Mark Francois, the Member of Parliament for Rayleigh and Wickford, has become the latest MP to publicly submit a vote of no-confidence letter in Theresa May, unleashing a damning attack on the Prime Minister.

Entitled “She Just Doesn’t Listen”, the letter argued that May had repeatedly ignored MPs concerns that the current planned Brexit deal would pass through parliament.

“Since Chequers, I and other senior members of the ERG, have been attempting to persuade the Prime Minister and senior officials in No.10 Downing Street that there was no way that a deal based on that agreed at Chequers would ever pass through the House of Commons and to pivot instead to a free trade arrangement known as “Super Canada”,” he wrote.

“I can tell you that we tried repeatedly to get this message across – over a period of some four months – confidentially, respectfully and in private. However, in short, no one really listened to a word we said.”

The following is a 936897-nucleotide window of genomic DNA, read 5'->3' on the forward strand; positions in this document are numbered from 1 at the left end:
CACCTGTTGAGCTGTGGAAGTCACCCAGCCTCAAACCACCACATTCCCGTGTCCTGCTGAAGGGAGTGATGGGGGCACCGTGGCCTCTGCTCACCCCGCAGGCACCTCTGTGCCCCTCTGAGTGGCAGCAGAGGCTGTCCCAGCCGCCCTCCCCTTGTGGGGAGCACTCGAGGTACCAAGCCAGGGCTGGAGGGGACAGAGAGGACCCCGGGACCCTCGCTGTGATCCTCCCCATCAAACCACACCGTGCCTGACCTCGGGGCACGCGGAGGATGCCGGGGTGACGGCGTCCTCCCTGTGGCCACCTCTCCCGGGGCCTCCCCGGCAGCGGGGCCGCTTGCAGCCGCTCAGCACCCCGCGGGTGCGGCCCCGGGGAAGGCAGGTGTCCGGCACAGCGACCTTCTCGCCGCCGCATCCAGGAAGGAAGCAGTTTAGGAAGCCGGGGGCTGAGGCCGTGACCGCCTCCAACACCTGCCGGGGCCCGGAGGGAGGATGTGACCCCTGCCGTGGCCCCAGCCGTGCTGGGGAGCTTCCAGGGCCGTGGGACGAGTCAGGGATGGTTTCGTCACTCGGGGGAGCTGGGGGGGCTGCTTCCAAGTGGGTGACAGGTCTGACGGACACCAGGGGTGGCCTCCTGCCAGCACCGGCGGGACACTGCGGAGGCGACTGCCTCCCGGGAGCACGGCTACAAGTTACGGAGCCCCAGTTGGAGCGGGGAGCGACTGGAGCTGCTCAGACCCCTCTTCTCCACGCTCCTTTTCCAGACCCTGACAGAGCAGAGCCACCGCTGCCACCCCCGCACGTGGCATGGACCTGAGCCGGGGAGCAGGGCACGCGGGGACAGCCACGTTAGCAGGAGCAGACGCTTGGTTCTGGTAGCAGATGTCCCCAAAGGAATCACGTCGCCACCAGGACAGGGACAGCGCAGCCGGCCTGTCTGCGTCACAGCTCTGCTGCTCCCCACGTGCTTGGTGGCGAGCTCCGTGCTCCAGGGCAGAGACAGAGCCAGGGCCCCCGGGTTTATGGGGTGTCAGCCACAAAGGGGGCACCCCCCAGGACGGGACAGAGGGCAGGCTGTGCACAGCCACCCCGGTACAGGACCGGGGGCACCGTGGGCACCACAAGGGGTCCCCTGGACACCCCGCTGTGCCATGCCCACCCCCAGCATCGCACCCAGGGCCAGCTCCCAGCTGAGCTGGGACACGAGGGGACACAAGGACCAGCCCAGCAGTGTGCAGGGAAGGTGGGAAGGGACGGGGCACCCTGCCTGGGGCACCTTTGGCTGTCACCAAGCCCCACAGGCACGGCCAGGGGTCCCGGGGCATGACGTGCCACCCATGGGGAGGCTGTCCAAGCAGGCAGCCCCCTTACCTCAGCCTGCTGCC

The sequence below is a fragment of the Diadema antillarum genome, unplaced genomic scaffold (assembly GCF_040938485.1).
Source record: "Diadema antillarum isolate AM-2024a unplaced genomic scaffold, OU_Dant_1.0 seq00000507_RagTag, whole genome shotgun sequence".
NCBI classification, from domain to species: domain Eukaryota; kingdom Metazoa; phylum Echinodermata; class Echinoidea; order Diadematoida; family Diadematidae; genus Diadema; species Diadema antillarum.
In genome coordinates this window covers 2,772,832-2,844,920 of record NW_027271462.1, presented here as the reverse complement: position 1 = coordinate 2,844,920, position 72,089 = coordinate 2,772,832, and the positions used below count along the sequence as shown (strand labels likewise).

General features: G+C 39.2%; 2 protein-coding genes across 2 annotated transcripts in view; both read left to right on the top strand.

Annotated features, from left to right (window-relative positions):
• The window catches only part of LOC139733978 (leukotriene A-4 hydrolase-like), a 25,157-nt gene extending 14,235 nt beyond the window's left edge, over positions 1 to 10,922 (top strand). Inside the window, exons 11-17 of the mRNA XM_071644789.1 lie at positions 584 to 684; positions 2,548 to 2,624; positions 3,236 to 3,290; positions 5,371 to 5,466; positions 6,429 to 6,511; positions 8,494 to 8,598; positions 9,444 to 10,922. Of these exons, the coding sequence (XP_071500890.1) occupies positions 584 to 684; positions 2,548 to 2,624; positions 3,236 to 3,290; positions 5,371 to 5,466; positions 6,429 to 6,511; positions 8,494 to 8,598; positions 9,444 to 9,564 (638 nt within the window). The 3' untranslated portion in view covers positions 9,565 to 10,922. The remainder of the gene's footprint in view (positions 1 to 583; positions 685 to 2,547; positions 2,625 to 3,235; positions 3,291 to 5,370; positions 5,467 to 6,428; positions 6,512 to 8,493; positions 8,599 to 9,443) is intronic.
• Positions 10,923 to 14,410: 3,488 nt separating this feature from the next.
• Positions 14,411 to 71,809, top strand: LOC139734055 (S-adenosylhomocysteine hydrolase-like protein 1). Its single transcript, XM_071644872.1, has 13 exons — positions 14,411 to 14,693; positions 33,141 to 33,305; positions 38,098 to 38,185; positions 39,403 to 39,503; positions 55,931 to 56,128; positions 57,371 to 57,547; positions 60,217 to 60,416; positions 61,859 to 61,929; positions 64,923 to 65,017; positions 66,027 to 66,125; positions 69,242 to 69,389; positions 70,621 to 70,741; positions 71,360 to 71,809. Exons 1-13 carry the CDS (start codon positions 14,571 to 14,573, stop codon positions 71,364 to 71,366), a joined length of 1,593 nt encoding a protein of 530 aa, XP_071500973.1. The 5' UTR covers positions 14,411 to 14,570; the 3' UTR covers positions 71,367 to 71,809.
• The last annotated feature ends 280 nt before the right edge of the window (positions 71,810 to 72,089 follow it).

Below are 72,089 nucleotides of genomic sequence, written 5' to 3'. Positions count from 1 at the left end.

This view is echoed by our own research, which suggests that at present Parliament is highly unlikely to pass the Brexit deal as it currently stands.

Mark Francois claims proposed deal is “utterly contrary to the spirit of Brexit”

Francois argued that the current deal will result in Britain “not in fact leave the European Union but effectively remain within it”.

“Now that the details of the deal are available we can see how truly awful it is,” he added.

“Despite the Prime Minister solemnly assuring the House on over twenty occasions since 2016 that we would leave the Customs Union (as clearly stated in our 2017 General Election manifesto), Mrs May now envisages a situation in which we would remain in the Customs Union in perpetuity, only allowed to leave with the consent of the EU.

“This is utterly contrary to the spirit Brexit and means our country would surrender control of our national destiny to Brussels. I can never vote for this and neither can many of my colleagues.”

How close is a no-confidence vote?

It is thought that a no-confidence vote in Theresa May is imminent, with 20 letters publically confirmed and others thought to have been submitted anonymously.

There need to be at least 48 letter submitted for a no-confidence vote in parliament to be triggered.